Comparison of LFSR and CA for BIST Sachin Dhingra ELEC 7250: VLSI Testing 4/26/05 Dhingra: ELEC7250 1 Introduction Built-In Self Test Circuit capable of testing itself Two major components Test Pattern Generator Output Response Analyzer Implementation of BIST Linear Feedback Shift Register (LFSR) Shift Register with feedback path linearly related to the nodes using XOR gates Cellular Automata 4/26/05 (CA) A collection of nodes logically related to their neighbors using XOR gates Dhingra: ELEC7250 2 Built-In Self Test System Inputs Input Isolation Circuitry Circuit

Under Test Test Pattern Generator Test Normal Mode Operation System Outputs Output Response Analyzer Test Controller TPG generates pseudo random test vectors Input Isolation Circuitry isolates the normal system inputs from the CUT Output Response Analyzer performs polynomial division for test data compaction (signature analysis) 4/26/05 Dhingra: ELEC7250 3 Linear Feedback Shift Register (LFSR) XOR x 0 FF x 1 External Feedback Internal Feedback XOR x

FF 2 FF x 3 Two Types FF x 4 Internal Feedback/Type I LFSR Characteristic Polynomial All zero state is invalid XOR x0 FF x1 Primitive and Non-primitive Reciprocal of primitive polynomial is also primitive XOR x2 FF FF x3 FF P (x) = x + x + x + x 1

3 x4 External Feedback/Type II LFSR 0 4 Output Response from CUT Less than one gate per node Parallel Pattern generation Signature Analysis Signature Analysis Register (SAR) Multiple Input Signature Register (MISR) XOR FF P*(x) = xnP(1/x) Compact Design XOR Max. Sequence Length = 2n 1 FF FF FF Signature Analysis Register 4/26/05 Dhingra: ELEC7250 4 Cellular Automata (CA)

Rule 150 0 Null boundary condition XOR x FF 2 XOR x FF x3 FF x4 Linear Hybrid Cellular Automata (LHCA) Linear Cellular Automata Register (LCAR) Rule 90 xi(t+1) = xi-1(t) xi+1(t) Rule 150 xi(t+1) = xi-1(t) xi(t) xi+1(t) Combination of Rules Characteristic Polynomial of LFSRs Boundary Condition FF 1 Rules define the logical relationship of a node with its neighbors XOR

Rule 90 Rule 90 One-Dimensional Linear CA Rule 90 Null Boundary Condition No Feedback Faster Faster Cyclic Boundary Condition Feedback Faster Slower Highly Random Vectors 4/26/05 Dhingra: ELEC7250 5 Comparison Characteristic LFSR CA Area Overhead Least Less than one Gate/node Higher than LFSR One Gate/node Max. Length Sequence Easy to implement Well defined P(x) Harder to implement Combination of rules not well defined Performance Lower External Feedback XOR gates in Feedback Higher Internal Feedback Max. one gate/path High No gates in feedback Parallel Pattern Randomness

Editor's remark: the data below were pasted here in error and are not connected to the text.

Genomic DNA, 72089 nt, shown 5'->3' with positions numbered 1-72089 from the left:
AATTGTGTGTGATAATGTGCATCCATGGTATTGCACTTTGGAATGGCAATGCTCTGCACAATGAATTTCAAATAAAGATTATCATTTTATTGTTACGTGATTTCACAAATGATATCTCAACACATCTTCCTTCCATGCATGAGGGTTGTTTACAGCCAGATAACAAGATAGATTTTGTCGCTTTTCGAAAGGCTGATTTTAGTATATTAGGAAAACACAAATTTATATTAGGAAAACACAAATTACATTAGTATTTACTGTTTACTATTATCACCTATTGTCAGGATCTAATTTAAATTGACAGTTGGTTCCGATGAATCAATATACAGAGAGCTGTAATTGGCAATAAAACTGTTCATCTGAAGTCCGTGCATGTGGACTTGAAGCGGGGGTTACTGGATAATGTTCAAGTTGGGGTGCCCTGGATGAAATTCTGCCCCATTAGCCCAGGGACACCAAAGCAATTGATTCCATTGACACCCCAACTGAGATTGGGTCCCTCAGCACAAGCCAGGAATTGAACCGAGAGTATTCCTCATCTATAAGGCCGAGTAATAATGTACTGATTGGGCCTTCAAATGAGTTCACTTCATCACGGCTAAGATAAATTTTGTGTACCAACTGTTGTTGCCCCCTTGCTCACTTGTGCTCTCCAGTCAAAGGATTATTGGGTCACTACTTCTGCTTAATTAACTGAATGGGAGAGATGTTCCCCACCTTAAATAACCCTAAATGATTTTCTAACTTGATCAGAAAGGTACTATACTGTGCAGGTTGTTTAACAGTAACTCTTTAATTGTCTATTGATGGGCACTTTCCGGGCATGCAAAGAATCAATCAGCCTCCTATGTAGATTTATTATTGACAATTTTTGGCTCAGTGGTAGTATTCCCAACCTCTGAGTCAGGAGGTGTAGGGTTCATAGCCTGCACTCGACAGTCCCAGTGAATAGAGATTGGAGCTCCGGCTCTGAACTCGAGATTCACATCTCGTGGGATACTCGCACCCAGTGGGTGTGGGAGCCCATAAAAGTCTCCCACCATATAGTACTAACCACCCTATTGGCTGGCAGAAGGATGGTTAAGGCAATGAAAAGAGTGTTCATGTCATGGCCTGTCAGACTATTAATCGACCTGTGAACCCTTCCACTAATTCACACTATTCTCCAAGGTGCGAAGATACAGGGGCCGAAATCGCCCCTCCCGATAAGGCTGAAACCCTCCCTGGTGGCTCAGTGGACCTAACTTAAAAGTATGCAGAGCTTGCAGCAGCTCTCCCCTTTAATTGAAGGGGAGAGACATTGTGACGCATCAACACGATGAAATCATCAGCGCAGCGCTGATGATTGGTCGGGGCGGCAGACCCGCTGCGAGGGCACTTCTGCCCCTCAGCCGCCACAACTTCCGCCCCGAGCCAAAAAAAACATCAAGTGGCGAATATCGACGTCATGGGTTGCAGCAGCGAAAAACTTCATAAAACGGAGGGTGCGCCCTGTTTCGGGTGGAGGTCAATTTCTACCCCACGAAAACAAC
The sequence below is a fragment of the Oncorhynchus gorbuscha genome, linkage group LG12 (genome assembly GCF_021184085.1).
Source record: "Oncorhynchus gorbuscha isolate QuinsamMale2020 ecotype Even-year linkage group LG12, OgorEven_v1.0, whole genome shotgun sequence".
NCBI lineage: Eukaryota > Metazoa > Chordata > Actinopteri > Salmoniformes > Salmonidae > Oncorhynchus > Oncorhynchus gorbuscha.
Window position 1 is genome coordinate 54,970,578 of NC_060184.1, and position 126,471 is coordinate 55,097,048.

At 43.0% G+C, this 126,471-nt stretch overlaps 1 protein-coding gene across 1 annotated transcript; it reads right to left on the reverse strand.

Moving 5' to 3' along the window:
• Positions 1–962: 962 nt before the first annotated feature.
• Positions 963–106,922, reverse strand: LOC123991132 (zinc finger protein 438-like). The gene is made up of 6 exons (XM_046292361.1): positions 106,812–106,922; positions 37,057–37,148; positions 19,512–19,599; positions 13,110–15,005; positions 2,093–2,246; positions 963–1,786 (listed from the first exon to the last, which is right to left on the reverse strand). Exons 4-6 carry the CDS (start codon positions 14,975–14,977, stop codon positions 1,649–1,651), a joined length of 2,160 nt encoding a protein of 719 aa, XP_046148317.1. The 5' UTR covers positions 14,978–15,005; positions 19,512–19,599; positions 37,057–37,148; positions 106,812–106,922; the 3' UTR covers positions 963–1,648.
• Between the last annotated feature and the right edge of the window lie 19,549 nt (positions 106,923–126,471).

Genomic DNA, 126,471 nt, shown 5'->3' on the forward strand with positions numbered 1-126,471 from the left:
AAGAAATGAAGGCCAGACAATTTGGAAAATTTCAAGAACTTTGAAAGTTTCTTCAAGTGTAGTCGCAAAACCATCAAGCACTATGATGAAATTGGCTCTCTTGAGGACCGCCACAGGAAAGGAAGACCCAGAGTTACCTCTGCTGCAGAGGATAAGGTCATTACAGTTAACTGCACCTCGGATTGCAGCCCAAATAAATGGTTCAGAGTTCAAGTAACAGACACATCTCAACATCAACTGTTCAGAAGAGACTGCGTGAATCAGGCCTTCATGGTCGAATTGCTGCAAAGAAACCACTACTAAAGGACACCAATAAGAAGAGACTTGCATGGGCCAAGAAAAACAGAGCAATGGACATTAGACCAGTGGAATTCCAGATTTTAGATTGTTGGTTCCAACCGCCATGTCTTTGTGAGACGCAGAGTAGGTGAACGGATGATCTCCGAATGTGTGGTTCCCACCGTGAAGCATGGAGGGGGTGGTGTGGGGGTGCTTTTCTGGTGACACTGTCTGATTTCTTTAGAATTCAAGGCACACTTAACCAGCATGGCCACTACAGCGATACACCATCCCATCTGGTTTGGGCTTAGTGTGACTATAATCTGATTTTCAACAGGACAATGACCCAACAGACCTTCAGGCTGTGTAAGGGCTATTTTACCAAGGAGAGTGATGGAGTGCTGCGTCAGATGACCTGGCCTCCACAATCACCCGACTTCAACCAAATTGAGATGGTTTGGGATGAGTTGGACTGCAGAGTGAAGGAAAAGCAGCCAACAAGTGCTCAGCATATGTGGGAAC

Low Shifting of Data High Logical relation with neighbors Stuck-at-fault detection High High Stuck-open and Delay fault Detection Low Less number of transitions High Higher number of transitions due to higher randomness CAD friendliness No Nodes cannot be cascaded Yes Nodes can be easily cascaded Signature Aliasing Higher Probability Shifting of Data Lower Probability 4/26/05 Dhingra: ELEC7250 6 Summary and Conclusion LFSRs are more popular because of their compact and simple design CAs are more complex to design but provide patterns with higher randomness CAs perform better in detection of faults such as stuckopen or delay faults, which need two-pattern testing In applications where area overhead is a big concern, LFSRs prove to be a better choice

CAs provide a good alternative for LFSRs when high fault coverage is needed 4/26/05 Dhingra: ELEC7250 7 References M.L. Bushnell, V.D. Agrawal, Essentials of Electronics Testing for Digital, Memory & Mixed Signal VLSI Circuits, Kluwer Academic Publishers, Boston MA, 2000 C. Stroud, A Designers Guide to Built-In Self-Test, Kluwer Academic Publishers, Boston MA, 2002 S. Zhang et. al, Why cellular automata are better than LFSRs as built-in self-test generators for sequential-type faults, IEEE International Symposium on Circuits and Systems, Vol. 1, pp 69-72, 1994 P.D. Hortensius et. al, Cellular automata-based pseudorandom number generators for built-in self-test, IEEE Transactions on Computer-Aided Design of Integrated Circuits and Systems, Vol. 8, pp 842 - 859, 1989 K. Furuya, E.J. McCluskey, Two-Pattern test capabilities of autonomous TPG circuits, Proc. of International Test Conference, pp 704 711, 1991. L.T. Wang, E.J. McCluskey, Circuits for Pseudoexhaustive Test Pattern Generation, Proc. IEEE International Conference on Computer-Aided Design of Integrated Circuits and Systems, Vol. 7, pp. 1068 1080, 1988 P.D. Hortensius et. al, Cellular automata-based signature analysis for built-in selftest, IEEE Transactions on Computers, Vol. 39, pp. 1273 1283, 1990 K. Furuya et. al, Evaluations of various TPG circuits for use in two-pattern testing, Proceedings of the Third Asian Test Symposium, pp. 242 247, 1994 M. Serra, et. al, The Analysis of One Dimensional Linear Cellular Automata and Their Aliasing Properties, IEEE Trans. on CAD, pp. 767-778, 1990 4/26/05 Dhingra: ELEC7250 8